Day 10: Bakhchysarai, Ukraine

by - September 03, 2012

Khan’s Palace, Backhchyrsarai
We woke up for our last Ukrainian morning in the town of Bakhchyrsarai (pronounced Bak-chis-a-rai), located about midway between Sevastopol and Simferopol.  The town is the capital of the Crimean Tatars, an Islamic people who are descendent of the Mongols who invaded (and sacked) Ukraine in the 11th century.  The Tatars did not fare particularly well under the Soviets but are currently experiencing something of a renaissance, with many expats returning home.  In the morning we met up with Paul from our tour yesterday and had a walk through the town centre.  It was strange to be passing mosques instead of churches, and the architecture was in general different from the rest of Ukraine.  This was most pronounced at the Khan’s Palace in the town centre, which would have been the centre of government of the Crimea before it was annexed by the Russian Empire - it had been a protectorate of the Ottoman Empire until then.

View from a cave in Chufut Kale
As time was fairly tight (we had a plane to catch at 3pm) we moved swiftly into the mountains around Bakhchysarai to our next location, Chufut Kale.  The word Chufut Kale literally means Jewish fortress and the town is home to another minority Ukrainian group, the Crimean Karaite community.  The Karaites are difficult to define conventionally (though that doesn’t stop people trying) as they are a kind of mixture between Jews and Muslims.  In the modern day, very few Karaites exist (wikipedia says there are only 2500) but in times gone, Chufut Kale would have contained up to 30,000.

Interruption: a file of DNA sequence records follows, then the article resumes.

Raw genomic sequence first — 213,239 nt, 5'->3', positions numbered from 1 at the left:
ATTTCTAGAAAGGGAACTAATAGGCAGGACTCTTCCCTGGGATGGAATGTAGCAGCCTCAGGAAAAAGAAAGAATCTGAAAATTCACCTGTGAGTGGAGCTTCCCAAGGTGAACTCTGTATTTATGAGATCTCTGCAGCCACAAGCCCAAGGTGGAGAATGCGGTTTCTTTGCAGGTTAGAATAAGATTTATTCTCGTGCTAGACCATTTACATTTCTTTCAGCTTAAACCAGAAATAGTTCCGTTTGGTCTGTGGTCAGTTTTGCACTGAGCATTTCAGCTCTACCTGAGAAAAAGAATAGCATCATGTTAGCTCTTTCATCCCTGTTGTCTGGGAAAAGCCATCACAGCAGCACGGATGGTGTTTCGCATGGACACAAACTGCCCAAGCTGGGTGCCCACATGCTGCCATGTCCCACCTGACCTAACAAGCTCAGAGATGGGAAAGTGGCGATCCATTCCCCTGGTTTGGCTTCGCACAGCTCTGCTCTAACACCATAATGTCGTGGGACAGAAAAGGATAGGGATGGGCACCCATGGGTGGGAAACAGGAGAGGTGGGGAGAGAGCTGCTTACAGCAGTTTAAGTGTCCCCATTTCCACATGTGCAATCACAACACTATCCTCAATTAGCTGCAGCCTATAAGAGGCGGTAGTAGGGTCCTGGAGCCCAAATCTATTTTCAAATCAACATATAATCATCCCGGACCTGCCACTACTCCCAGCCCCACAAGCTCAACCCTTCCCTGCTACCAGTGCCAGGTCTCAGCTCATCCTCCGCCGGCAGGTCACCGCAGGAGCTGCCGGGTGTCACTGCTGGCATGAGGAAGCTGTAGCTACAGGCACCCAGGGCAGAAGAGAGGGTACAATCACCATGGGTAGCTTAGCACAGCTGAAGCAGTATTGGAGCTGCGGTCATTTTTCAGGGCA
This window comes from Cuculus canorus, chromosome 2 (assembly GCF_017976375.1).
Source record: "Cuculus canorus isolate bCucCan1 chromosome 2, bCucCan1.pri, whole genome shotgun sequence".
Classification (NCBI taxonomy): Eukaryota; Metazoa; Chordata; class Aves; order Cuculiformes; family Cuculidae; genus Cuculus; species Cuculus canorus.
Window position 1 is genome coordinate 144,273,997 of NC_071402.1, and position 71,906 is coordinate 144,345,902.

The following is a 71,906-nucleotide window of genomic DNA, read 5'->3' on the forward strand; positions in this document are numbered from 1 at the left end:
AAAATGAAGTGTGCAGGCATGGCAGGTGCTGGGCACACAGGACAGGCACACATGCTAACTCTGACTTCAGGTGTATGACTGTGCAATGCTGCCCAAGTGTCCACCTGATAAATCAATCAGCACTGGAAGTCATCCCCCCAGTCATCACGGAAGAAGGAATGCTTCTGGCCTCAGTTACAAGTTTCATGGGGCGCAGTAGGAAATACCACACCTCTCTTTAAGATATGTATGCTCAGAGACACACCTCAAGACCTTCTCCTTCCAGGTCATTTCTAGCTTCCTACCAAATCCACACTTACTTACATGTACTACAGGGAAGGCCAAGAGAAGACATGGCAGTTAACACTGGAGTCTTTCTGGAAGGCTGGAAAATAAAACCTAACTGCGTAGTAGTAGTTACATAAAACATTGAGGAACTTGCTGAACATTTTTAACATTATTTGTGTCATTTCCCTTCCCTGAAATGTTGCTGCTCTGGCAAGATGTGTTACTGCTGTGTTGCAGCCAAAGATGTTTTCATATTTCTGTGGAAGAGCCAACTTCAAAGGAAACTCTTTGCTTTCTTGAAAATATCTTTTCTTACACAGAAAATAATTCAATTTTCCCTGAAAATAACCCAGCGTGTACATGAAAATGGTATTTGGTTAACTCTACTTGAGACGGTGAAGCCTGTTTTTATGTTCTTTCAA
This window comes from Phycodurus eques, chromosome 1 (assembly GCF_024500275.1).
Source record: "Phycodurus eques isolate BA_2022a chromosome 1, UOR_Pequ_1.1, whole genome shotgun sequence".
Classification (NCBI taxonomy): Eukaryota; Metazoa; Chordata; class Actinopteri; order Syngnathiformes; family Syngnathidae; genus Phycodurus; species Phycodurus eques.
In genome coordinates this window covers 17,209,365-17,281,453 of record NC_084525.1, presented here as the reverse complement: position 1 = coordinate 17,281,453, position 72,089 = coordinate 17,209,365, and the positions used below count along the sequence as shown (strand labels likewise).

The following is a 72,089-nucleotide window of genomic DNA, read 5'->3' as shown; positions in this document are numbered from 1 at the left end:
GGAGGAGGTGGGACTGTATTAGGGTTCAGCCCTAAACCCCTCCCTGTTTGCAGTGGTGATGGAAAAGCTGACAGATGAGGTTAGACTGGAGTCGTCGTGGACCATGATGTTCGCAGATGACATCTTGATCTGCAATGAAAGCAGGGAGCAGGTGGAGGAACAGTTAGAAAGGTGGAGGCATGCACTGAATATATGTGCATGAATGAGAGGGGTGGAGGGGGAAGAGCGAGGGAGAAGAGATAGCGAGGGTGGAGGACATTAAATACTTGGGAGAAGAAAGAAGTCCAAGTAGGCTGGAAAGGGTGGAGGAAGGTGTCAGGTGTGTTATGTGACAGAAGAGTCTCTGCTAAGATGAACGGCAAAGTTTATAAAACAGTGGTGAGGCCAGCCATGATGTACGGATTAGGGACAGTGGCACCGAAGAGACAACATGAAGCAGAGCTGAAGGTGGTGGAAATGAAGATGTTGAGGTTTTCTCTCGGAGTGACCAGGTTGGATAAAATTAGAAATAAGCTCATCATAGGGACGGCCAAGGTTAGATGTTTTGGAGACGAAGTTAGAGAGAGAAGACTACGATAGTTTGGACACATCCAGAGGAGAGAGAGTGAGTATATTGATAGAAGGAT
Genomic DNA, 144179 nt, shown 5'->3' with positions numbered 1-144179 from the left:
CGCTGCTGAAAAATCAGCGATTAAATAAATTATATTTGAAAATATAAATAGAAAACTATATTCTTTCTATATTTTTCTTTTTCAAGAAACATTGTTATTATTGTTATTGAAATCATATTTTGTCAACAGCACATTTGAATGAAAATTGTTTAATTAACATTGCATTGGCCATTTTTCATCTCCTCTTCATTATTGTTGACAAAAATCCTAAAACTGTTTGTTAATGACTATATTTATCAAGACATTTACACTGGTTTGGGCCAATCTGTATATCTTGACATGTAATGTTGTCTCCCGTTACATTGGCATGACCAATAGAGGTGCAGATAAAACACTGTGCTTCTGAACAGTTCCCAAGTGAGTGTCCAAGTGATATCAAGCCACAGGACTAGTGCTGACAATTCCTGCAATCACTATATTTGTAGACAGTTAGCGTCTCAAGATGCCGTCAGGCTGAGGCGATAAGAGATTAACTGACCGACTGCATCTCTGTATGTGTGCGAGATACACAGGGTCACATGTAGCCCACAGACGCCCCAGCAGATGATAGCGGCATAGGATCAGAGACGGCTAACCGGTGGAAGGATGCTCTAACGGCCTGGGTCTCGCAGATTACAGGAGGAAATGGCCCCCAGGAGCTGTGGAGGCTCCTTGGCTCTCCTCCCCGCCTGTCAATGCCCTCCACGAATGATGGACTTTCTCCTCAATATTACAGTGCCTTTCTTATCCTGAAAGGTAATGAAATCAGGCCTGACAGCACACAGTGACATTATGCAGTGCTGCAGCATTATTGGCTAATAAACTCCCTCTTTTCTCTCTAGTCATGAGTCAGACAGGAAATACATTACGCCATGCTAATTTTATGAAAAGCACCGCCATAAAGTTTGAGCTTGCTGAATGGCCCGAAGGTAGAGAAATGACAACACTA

Chufut Kale caves
It is a cave city, carved into the rocks and fortified with additional walls.  The views over the surrounding area are superb and it is extremely similar in appearance to the Cappadocia region of Turkey.  At the top of the valley that we walked up we saw a Karaite graveyard where the tomb stones were a mixture of Hebrew, Cyrillic and Turkish text - showing the distinctly mixed nature of the Karaites.  The town itself is very popular with tourists and as we walked back down through the town it started to get busy.  The last sight of the trip was within walking distance of Chufut Kale - a small cave Orthodox monastery.  Apparently there are five of these on the Crimean Peninsular and this is the most crowded, but with time tight we squeezed in just as a service was finishing.  From here Sergey drove us to Simferopol airport where we waited in the tiny domestic departure lounge for a plane to Kyiv where we changed and headed back to London.  It had been a fantastic trip - Ukraine has so much history to offer and the Crimea alone would be a great two week holiday in its own right.  I’m sure I will be back soon.

Orthodox Cave Monastery

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